Understanding and reducing complex systems pharmacology models based on a novel input–response index
A growing understanding of complex processes in biology has led to large-scale mechanistic models of pharmacologically relevant processes. These models are increasingly used to study the response of the system to a given input or stimulus, e.g., after drug administration. Understanding the input–response relationship, however, is often a challenging task due to the complexity of the interactions between its constituents as well as the size of the models. An approach that quantifies the importance of the different constituents for a given input–output relationship and allows to reduce the dynamics to its essential features is therefore highly desirable. In this article, we present a novel state- and time-dependent quantity called the input–response index that quantifies the importance of state variables for a given input–response relationship at a particular time. It is based on the concept of time-bounded controllability and observability, and defined with respect to a reference dynamics. In application to the brown snake venom–fibrinogen (Fg) network, the input–response indices give insight into the coordinated action of specific coagulation factors and about those factors that contribute only little to the response. We demonstrate how the indices can be used to reduce large-scale models in a two-step procedure: (i) elimination of states whose dynamics have only minor impact on the input–response relationship, and (ii) proper lumping of the remaining (lower order) model. In application to the brown snake venom–fibrinogen network, this resulted in a reduction from 62 to 8 state variables in the first step, and a further reduction to 5 state variables in the second step. We further illustrate that the sequence, in which a recursive algorithm eliminates and/or lumps state variables, has an impact on the final reduced model. The input–response indices are particularly suited to determine an informed sequence, since they are based on the dynamics of the original system. In summary, the novel measure of importance provides a powerful tool for analysing the complex dynamics of large-scale systems and a means for very efficient model order reduction of nonlinear systems.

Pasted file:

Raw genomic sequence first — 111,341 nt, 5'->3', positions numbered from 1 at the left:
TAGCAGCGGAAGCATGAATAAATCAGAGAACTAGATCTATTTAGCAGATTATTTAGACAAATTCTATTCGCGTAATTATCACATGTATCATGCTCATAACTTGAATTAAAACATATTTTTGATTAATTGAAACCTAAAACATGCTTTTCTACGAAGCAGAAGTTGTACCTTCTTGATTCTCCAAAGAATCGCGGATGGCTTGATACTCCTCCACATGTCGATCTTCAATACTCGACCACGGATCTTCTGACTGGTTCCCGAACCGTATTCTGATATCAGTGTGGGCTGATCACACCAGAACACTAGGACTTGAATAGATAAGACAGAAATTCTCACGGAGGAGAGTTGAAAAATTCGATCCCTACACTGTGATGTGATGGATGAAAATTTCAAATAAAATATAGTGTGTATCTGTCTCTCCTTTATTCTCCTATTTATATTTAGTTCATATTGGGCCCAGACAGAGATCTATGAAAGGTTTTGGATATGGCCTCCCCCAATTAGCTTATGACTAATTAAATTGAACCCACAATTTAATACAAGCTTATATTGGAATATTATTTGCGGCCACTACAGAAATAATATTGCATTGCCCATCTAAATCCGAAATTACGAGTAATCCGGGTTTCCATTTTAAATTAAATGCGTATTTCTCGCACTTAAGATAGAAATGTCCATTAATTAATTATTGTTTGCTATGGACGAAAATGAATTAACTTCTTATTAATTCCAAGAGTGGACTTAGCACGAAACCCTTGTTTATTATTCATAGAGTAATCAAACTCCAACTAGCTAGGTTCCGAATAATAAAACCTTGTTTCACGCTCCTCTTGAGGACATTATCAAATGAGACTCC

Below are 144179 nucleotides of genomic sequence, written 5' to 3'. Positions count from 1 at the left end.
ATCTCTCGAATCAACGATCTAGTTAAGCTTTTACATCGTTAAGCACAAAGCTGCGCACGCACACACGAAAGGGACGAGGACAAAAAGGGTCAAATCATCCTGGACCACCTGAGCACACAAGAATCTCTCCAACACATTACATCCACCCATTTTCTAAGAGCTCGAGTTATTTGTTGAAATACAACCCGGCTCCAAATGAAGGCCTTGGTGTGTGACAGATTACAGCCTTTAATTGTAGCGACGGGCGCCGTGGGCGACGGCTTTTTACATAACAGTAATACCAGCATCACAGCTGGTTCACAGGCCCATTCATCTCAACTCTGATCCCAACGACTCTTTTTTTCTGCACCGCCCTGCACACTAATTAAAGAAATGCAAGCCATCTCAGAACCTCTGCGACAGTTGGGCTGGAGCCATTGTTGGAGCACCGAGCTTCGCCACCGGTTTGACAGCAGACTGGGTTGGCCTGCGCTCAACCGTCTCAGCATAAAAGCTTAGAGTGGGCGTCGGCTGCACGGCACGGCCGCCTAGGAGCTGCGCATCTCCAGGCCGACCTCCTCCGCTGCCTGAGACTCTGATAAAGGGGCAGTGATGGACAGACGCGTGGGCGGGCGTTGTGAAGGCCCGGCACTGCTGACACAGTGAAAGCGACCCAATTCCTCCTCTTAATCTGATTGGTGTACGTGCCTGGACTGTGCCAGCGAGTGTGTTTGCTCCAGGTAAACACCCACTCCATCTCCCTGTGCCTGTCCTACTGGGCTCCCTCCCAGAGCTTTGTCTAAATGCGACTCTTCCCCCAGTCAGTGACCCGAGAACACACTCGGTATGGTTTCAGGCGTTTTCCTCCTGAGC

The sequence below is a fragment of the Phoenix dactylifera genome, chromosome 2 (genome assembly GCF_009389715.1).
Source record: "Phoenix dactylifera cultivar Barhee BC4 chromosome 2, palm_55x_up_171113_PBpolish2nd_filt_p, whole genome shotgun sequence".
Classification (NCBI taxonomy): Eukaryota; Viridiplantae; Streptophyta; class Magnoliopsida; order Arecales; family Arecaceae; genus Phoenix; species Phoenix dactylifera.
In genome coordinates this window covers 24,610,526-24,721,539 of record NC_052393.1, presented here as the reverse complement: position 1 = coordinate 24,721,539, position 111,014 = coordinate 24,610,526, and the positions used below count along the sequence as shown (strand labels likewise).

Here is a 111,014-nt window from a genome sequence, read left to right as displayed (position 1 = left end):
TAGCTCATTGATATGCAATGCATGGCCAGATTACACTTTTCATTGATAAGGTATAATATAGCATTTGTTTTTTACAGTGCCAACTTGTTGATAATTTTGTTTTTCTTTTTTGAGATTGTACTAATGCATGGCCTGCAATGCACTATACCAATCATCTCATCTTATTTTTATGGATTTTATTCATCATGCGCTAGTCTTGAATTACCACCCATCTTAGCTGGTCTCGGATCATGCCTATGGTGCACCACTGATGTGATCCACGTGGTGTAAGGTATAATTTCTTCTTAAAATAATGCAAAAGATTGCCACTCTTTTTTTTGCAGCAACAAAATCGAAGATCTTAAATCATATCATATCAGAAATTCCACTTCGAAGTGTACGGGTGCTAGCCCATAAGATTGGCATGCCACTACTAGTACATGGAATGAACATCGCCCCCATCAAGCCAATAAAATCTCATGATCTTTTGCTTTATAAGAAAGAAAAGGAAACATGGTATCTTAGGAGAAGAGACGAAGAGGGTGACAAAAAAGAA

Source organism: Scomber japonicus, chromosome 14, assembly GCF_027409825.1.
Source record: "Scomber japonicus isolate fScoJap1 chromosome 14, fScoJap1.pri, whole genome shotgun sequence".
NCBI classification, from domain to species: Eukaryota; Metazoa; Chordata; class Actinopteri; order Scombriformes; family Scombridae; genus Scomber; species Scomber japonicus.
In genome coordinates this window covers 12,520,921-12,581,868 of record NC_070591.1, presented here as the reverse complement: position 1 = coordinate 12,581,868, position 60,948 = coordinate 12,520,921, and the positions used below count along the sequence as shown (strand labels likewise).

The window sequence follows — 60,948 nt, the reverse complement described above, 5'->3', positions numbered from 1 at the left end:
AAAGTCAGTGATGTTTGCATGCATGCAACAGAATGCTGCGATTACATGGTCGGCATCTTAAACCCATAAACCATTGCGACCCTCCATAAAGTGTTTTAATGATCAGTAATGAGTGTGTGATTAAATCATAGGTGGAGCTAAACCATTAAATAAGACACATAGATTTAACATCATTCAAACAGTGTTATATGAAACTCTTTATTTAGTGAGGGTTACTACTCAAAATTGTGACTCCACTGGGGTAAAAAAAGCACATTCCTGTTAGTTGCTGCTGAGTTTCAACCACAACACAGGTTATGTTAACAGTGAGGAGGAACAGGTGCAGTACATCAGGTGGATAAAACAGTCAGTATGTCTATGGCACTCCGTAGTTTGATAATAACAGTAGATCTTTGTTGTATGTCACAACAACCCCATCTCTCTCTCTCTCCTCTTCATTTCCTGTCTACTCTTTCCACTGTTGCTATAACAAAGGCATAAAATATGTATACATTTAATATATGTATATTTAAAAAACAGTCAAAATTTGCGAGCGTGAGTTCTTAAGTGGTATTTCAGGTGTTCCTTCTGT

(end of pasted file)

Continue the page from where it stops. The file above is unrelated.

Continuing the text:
KeywordsControl theory Model order reduction Blood coagulation network Nonlinear systems
The authors would like to thank Niklas Hartung (Computational Physiology Group, Institute of Mathematics, University of Potsdam) for valuable discussions and comments on the manuscript.
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